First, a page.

- Presented by the Canterbury Society of Arts, 1932
- 660 x 995mm
- c. 1910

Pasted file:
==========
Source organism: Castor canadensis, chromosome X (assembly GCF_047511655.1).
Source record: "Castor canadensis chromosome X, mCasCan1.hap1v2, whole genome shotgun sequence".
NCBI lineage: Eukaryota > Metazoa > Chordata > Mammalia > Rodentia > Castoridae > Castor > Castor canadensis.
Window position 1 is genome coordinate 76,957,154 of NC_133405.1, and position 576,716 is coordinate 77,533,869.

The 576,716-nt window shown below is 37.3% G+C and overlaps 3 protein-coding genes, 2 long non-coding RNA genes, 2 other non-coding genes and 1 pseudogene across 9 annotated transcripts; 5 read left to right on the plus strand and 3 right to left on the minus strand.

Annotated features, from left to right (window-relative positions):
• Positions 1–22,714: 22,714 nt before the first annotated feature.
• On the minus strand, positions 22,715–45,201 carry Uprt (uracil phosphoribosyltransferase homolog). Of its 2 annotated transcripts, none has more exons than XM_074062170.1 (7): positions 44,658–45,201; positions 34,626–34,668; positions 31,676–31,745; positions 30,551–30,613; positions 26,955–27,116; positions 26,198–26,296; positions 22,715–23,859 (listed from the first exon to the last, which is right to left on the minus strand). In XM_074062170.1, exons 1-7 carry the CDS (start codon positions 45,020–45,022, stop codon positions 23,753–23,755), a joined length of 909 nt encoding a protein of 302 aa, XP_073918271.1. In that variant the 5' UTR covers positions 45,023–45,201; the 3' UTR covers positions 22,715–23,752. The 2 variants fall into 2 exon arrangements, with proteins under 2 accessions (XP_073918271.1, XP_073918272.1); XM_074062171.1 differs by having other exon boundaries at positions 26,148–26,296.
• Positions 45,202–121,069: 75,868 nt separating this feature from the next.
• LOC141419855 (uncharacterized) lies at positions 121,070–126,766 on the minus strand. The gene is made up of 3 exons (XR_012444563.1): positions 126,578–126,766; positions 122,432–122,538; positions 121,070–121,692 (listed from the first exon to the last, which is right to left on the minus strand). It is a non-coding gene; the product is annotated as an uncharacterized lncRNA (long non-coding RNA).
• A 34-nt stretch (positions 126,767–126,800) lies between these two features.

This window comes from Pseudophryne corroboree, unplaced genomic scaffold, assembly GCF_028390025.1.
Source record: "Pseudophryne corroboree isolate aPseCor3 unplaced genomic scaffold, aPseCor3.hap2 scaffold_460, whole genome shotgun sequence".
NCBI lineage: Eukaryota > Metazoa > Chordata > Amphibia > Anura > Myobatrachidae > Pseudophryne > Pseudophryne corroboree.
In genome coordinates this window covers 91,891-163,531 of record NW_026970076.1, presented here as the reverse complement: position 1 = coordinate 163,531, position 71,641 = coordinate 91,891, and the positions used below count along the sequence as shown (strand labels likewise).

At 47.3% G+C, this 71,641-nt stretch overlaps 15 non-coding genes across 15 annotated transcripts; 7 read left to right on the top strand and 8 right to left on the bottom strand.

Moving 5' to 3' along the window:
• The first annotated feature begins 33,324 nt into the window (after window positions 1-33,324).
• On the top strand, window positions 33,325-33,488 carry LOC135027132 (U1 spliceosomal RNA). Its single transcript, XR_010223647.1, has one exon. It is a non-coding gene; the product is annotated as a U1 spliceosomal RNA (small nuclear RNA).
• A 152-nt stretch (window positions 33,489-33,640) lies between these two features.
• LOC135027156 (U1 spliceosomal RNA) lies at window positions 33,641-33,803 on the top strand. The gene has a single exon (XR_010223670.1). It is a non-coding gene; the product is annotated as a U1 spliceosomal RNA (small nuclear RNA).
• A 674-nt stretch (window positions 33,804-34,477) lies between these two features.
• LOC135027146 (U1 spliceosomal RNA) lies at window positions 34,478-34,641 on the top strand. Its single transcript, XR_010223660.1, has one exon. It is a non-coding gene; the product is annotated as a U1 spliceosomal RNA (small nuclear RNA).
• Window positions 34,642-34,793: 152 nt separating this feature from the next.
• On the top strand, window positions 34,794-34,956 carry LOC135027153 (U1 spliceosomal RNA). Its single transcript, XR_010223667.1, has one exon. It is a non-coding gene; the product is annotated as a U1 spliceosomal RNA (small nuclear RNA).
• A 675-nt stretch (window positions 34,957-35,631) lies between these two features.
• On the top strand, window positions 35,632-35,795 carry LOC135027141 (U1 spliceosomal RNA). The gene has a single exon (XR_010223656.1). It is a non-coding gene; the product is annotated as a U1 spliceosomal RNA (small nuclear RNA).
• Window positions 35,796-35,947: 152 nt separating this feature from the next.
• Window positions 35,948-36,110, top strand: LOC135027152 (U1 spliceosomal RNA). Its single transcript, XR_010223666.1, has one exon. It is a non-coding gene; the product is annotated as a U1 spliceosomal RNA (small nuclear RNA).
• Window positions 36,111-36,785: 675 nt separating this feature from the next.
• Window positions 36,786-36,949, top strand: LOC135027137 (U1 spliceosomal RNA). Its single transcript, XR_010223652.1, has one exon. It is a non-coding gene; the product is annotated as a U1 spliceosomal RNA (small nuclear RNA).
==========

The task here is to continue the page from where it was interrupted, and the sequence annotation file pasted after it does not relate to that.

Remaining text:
In Conspirators Edgar Bundy depicts a purely imaginary scene in a Tudor banqueting hall where all but three of the company have succumbed to drugged wine. The conspirators are plotting their course of action. It is a typical example of Edwardian history painting, full of narrative detail and careful historical references in the costumes, architecture and furnishings. Bundy specialised in painting historical and genre works in oil and watercolour. He was influenced by the writings of John Ruskin (1819 -1900) who championed Venetian Gothic and held medieval art in high regard. Bundy was born in Brighton in 1862. He studied in the studio of Alfred Stevens at an early age but otherwise had no formal training. He exhibited at the Royal Academy from 1881 and at the Paris Salon from 1907. He was made an Associate of the Royal Academy in 1915 and went on to become a member of the Royal Institute of Painters in Watercolour and the Royal Society of British Artists.